Re: For those wondering why?
"That seems reasonable; no one wants a Windows 10 update to start just as a battery is going flat, and, just as it would be nice if local apps could take account of battery condition, why not the same for cloudy-based apps?"
The approach taken is dumb for the following reasons:
1) Not all batteries are made equal, so a remote application has no idea how to interpret the battery information.
2) The remote application has no visibility over the user's usage patterns or other applications running locally and can't actually predict them as well as the user can.
3) It's likely that users will have no control or visibility over how a website reacts to the battery info, their web browsing session will change on the hoof without warning.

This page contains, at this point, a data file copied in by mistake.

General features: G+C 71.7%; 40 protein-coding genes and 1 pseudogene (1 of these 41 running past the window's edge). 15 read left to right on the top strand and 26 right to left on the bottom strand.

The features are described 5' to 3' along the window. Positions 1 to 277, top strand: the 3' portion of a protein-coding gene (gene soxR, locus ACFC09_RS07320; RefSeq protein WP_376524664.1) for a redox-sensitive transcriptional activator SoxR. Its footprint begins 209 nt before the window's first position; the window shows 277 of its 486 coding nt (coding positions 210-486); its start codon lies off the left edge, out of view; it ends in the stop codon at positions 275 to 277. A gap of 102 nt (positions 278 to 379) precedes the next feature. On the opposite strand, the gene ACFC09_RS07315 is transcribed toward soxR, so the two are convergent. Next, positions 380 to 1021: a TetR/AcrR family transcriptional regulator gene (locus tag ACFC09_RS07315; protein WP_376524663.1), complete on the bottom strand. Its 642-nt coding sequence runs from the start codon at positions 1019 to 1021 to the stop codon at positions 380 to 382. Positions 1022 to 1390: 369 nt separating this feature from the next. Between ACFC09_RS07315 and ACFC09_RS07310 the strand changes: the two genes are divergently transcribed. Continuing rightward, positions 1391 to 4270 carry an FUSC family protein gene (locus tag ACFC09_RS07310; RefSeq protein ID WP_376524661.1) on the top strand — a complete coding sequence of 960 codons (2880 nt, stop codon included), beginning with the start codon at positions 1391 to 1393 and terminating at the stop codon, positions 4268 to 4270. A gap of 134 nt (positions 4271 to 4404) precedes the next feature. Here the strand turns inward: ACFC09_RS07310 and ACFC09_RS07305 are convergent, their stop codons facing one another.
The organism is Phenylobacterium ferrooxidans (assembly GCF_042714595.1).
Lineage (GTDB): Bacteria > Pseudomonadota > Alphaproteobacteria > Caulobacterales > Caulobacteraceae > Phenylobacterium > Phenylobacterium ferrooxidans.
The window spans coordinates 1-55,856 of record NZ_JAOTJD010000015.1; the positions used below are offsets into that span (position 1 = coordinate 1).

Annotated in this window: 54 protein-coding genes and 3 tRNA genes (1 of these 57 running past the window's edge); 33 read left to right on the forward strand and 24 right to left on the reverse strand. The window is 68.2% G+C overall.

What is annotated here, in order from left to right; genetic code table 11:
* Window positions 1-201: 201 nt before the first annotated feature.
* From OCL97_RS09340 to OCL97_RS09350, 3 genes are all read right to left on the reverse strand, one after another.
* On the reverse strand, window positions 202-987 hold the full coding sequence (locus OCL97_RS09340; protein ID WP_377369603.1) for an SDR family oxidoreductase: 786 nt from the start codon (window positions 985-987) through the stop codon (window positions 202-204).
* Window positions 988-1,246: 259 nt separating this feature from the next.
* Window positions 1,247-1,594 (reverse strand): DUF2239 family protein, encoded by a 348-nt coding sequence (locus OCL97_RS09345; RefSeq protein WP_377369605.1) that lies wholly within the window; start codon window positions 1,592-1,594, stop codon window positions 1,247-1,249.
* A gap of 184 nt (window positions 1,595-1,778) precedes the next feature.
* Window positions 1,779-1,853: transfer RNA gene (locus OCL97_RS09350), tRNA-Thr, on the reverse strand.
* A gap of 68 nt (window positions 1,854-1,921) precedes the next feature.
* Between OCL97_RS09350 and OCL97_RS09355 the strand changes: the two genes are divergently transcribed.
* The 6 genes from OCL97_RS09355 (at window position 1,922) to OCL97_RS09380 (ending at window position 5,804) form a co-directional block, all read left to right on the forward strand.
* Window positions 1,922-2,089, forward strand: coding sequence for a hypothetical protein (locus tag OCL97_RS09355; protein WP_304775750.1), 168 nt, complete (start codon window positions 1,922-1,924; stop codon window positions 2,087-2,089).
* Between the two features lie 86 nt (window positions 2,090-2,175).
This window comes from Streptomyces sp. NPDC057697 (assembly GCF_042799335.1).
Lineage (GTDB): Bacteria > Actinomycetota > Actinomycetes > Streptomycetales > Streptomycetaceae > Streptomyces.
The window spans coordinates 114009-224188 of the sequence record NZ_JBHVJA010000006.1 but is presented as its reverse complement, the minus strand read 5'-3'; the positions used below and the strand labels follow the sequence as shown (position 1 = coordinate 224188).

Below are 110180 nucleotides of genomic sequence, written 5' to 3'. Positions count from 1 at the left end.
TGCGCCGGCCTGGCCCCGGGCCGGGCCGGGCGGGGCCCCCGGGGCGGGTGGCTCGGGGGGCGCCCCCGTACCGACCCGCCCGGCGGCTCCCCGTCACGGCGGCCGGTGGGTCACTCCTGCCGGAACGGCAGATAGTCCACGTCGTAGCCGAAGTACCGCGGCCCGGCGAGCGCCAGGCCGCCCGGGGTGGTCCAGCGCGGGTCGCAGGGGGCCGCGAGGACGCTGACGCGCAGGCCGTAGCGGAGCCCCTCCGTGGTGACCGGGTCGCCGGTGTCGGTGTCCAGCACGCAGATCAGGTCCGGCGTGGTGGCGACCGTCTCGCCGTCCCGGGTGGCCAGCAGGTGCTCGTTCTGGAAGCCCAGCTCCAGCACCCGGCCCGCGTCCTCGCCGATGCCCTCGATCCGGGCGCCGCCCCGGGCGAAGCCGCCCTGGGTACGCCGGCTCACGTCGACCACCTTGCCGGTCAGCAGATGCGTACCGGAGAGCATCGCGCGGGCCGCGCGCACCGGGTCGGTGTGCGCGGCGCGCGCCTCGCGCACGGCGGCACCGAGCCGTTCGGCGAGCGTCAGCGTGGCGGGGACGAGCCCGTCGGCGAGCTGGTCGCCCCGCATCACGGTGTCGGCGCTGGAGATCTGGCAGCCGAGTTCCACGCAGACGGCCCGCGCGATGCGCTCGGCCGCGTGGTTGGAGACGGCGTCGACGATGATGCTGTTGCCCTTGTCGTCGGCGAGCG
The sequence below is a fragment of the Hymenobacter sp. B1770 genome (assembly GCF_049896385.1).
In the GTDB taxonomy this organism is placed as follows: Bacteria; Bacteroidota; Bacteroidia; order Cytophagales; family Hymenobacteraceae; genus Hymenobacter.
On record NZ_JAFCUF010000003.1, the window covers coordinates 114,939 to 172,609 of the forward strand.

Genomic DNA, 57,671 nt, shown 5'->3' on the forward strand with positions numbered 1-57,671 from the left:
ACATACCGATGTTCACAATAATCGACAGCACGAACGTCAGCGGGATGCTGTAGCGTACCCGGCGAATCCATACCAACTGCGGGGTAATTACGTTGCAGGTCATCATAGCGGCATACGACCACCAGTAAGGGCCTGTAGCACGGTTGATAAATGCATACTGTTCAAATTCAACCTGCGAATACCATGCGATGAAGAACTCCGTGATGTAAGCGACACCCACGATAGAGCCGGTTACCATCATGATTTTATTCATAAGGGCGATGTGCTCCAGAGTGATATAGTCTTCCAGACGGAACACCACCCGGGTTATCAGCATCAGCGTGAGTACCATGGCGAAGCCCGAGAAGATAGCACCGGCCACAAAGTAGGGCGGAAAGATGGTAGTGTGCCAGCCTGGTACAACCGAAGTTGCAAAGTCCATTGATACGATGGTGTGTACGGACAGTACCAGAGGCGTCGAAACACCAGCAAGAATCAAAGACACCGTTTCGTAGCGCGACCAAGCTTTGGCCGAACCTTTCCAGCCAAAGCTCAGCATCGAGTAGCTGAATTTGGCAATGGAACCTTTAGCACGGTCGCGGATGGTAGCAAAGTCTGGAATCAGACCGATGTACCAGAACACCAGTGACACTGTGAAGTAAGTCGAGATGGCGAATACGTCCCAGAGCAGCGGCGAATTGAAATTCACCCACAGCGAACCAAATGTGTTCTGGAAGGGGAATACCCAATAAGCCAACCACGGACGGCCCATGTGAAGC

5) There is a really simple way to accomplish the same goal of power saving without changing anything: Have the websites provide a "low-power" version of themselves and let the user navigate to it using a bog standard link. If users care enough about low-power they'll find the link and even better they will be in control.
Because it's such a bad fit for the problem at hand I suspect that automatically pushing low-power webpages isn't the main goal behind this particular piece of crap.